I've been out of academia for some years now so please go easy on me :)

Classical recursive-descent parsing relies solely on standard control structures (if/else, switch, while), a method for each distinct entity (production) to be parsed, plus a couple of functions for managing the token stream: peek(), which returns the current token, and accept(), which advances to the next token. As a convenience we can also define accept(token) as:

void accept(int token) {
    if (peek() != token) {
    } else {

And then we can write code like this for actually doing the parsing:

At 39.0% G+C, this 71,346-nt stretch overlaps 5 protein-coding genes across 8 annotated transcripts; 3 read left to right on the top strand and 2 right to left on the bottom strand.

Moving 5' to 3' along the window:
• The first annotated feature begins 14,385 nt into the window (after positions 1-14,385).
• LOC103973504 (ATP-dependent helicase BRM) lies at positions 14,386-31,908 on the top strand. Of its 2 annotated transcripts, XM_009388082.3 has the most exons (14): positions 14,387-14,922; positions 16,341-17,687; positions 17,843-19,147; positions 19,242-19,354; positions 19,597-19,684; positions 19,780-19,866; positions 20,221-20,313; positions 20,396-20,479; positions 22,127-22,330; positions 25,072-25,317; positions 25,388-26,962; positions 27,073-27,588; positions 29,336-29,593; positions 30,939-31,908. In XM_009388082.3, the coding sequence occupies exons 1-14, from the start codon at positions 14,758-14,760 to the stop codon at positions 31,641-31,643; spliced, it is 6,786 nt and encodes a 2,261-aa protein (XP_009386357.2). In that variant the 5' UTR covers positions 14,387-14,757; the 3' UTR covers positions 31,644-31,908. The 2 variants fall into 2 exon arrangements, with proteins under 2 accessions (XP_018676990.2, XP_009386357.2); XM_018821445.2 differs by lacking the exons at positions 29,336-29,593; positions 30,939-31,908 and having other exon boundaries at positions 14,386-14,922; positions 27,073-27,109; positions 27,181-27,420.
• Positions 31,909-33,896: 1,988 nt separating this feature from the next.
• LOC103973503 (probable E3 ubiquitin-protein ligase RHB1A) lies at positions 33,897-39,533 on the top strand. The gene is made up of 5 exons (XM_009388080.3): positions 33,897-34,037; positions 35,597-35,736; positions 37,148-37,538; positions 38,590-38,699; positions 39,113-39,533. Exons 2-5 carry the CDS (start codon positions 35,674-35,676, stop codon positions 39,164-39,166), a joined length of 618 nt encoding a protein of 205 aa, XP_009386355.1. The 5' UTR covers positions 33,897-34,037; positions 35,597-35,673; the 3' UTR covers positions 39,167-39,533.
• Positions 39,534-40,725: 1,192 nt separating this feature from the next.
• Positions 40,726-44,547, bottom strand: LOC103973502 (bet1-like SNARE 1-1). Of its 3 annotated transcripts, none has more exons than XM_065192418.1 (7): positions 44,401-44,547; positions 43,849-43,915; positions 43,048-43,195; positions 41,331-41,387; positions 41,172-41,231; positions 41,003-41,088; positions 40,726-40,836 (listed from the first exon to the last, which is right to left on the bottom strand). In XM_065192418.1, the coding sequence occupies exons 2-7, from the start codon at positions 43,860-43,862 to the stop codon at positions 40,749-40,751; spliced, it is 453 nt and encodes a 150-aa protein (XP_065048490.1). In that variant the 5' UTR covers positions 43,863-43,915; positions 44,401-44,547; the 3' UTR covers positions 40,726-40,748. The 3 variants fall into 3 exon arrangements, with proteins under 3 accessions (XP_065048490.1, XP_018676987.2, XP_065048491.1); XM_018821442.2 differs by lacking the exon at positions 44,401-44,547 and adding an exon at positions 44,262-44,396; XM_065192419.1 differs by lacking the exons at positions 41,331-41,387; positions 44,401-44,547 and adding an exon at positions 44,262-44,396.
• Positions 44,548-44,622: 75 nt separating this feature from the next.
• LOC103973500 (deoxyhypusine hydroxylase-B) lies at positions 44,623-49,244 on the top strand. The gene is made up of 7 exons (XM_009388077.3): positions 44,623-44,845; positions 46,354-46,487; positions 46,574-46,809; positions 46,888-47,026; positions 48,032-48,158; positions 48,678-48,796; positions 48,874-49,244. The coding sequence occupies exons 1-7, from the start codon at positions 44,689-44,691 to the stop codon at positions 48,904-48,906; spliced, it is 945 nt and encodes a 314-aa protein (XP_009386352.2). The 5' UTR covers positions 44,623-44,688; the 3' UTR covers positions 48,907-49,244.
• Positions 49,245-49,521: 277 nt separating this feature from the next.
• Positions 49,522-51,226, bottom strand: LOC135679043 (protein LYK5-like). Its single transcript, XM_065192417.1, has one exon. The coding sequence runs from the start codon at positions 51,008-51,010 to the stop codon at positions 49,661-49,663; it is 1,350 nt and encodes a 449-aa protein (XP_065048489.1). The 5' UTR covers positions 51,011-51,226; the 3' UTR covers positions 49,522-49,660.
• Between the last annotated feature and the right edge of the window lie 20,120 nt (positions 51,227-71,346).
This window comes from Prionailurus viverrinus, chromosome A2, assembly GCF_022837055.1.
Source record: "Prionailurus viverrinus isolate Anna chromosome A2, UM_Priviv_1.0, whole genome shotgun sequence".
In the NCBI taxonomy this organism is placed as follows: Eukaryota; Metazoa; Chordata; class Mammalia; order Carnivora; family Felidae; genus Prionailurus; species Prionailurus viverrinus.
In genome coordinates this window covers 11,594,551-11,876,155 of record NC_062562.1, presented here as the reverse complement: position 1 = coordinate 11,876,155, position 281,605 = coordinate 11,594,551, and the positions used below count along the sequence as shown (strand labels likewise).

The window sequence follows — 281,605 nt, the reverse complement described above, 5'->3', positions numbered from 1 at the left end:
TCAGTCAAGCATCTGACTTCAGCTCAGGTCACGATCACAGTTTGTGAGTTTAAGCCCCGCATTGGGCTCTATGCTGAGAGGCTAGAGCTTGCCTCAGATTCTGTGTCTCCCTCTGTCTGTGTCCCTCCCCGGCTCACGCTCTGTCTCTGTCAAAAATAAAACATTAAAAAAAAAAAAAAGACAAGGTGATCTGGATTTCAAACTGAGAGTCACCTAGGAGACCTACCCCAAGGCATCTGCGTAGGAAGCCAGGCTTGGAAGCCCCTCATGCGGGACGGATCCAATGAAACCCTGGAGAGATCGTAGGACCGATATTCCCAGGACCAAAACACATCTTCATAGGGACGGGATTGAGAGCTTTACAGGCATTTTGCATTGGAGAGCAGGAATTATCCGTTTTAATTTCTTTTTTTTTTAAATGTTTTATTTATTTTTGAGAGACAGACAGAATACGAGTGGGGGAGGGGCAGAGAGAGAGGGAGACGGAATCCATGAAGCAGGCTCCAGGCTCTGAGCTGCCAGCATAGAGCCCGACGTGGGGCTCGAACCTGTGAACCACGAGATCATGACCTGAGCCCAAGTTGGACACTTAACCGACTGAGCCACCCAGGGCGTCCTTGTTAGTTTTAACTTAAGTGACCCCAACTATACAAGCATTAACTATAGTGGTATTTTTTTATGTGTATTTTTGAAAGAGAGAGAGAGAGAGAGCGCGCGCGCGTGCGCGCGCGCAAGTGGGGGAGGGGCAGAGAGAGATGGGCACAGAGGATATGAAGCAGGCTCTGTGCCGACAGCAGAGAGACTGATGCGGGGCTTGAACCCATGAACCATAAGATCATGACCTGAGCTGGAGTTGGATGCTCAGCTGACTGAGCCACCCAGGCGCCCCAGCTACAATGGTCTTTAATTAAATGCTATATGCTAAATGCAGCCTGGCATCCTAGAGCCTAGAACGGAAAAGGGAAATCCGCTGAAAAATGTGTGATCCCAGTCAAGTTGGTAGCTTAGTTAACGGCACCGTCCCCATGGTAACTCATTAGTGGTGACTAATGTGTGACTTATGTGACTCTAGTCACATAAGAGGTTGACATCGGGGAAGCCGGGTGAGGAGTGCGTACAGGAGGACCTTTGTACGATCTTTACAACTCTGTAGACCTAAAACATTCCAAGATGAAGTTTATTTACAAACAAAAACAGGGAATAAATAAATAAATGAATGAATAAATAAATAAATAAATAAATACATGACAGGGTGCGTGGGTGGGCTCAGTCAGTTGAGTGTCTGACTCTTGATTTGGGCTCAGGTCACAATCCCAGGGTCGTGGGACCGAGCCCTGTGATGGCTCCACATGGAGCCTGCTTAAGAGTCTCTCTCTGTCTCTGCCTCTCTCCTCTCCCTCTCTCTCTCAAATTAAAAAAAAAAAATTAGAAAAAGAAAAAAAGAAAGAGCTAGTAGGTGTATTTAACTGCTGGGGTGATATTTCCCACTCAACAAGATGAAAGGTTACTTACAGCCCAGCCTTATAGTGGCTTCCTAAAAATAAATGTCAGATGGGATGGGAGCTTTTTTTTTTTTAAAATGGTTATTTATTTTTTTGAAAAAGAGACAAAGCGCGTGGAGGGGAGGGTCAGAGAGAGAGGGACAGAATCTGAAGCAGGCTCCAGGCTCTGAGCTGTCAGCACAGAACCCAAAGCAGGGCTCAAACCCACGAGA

void parsePeople() {
    while (peek() == PERSON) {

void parsePerson() {
    if (peek() == CHILDREN) {
        parsePeople(); // recursion

In reality we would also do some real work during parsing, like creating domain objects and either returning them or adding them to some sort of data structure.

Hello, sane-xml

sane-xml provides an API allowing XML to be parsed in a similar fashion, including specific features for dealing with tags, text and attributes. It's best illustrated by an example. Given the following XML document:

    <tileset id='0' filename='ts1.png' tilesize='16' />
    <tileset id='0' filename='ts2.png' tilesize='16' />
  <map width='2' height='2' tilesize='16'>
      <c s='0' t='0' />
      <c s='0' t='1' />
      <c s='1' t='0' />
      <c s='1' t='1' />

Here's some (heavily annotated) code to parse it:

import com.onehackoranother.sanexml.Parser;
import com.onehackoranother.sanexml.ParseException;

class LevelParser extends Parser {